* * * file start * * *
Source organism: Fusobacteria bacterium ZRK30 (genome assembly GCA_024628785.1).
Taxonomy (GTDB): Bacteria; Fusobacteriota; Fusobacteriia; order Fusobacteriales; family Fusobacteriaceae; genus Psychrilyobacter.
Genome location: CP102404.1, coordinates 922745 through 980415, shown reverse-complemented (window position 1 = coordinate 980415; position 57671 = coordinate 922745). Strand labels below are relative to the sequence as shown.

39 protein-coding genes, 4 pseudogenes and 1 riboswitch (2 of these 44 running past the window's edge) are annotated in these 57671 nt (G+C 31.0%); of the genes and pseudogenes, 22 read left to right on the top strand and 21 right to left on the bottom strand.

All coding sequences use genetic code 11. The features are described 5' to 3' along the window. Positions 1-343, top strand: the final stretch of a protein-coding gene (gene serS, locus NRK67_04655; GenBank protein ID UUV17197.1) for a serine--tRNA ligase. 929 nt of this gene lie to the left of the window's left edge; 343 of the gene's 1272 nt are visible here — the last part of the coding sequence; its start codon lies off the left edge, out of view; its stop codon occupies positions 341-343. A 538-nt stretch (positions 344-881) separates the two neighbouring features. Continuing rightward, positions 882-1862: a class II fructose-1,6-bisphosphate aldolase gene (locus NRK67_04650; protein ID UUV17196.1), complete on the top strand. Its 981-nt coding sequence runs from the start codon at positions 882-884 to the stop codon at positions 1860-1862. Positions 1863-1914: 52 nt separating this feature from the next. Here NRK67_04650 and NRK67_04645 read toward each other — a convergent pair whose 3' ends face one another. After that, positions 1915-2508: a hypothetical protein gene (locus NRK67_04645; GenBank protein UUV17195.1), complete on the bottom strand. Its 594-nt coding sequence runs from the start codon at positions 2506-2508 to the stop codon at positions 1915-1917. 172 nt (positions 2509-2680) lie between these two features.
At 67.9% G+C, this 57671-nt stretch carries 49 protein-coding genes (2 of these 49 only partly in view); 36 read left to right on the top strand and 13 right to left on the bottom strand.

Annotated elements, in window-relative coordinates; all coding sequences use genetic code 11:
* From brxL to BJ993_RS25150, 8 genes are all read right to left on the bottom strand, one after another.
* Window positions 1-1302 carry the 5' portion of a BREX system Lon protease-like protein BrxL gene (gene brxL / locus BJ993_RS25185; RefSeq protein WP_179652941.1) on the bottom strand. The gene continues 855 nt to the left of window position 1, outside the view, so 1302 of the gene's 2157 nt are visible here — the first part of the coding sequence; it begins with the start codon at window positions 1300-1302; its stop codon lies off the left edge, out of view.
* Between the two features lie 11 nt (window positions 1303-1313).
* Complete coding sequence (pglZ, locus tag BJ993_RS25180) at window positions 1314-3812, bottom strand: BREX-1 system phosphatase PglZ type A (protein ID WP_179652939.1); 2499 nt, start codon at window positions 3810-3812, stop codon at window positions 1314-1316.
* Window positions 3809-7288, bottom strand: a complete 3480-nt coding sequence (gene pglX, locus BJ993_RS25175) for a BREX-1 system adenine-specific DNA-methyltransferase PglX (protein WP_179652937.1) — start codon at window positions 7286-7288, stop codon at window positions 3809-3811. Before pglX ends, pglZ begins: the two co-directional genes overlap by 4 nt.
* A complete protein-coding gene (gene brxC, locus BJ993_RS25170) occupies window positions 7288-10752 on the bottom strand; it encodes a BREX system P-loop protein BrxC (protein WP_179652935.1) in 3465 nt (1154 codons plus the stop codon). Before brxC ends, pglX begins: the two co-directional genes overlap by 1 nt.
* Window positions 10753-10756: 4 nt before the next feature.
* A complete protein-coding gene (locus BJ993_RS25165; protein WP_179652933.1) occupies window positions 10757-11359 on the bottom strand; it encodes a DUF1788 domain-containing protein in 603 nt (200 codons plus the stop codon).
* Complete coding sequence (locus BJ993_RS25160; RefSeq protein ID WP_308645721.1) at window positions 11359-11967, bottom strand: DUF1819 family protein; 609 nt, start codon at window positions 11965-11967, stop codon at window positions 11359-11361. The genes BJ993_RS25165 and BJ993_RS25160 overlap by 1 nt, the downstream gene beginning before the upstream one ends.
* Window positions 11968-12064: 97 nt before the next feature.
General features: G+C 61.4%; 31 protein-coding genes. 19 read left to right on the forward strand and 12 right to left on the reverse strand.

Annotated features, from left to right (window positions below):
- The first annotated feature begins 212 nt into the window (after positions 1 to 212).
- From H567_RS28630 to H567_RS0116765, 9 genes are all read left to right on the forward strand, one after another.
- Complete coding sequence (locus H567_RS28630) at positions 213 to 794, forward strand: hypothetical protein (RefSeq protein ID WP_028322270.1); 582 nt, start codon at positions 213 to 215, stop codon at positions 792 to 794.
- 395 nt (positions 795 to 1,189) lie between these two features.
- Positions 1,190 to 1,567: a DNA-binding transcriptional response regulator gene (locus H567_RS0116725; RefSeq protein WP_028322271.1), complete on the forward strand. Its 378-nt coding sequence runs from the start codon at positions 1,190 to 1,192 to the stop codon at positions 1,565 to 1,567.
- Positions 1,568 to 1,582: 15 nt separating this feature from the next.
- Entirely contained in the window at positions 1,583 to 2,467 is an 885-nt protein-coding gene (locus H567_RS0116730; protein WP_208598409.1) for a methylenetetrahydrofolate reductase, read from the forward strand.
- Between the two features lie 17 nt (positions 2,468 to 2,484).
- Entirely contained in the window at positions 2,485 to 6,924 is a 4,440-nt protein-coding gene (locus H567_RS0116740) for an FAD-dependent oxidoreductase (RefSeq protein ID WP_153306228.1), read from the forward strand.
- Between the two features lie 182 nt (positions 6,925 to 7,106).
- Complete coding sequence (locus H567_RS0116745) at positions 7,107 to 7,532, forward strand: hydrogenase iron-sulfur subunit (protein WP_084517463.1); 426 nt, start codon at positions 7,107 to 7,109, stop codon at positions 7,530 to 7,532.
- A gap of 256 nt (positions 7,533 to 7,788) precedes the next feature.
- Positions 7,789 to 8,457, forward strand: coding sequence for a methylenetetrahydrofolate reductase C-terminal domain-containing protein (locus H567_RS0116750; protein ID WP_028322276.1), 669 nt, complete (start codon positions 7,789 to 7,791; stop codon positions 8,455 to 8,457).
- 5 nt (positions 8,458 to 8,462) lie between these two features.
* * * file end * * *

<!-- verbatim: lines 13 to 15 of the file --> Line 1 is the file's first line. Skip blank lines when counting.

* A complete protein-coding gene (gene brxC, locus BJ993_RS25170) occupies window positions 7288-10752 on the bottom strand; it encodes a BREX system P-loop protein BrxC (protein WP_179652935.1) in 3465 nt (1154 codons plus the stop codon). Before brxC ends, pglX begins: the two co-directional genes overlap by 1 nt.
* Window positions 10753-10756: 4 nt before the next feature.
* A complete protein-coding gene (locus BJ993_RS25165; protein WP_179652933.1) occupies window positions 10757-11359 on the bottom strand; it encodes a DUF1788 domain-containing protein in 603 nt (200 codons plus the stop codon).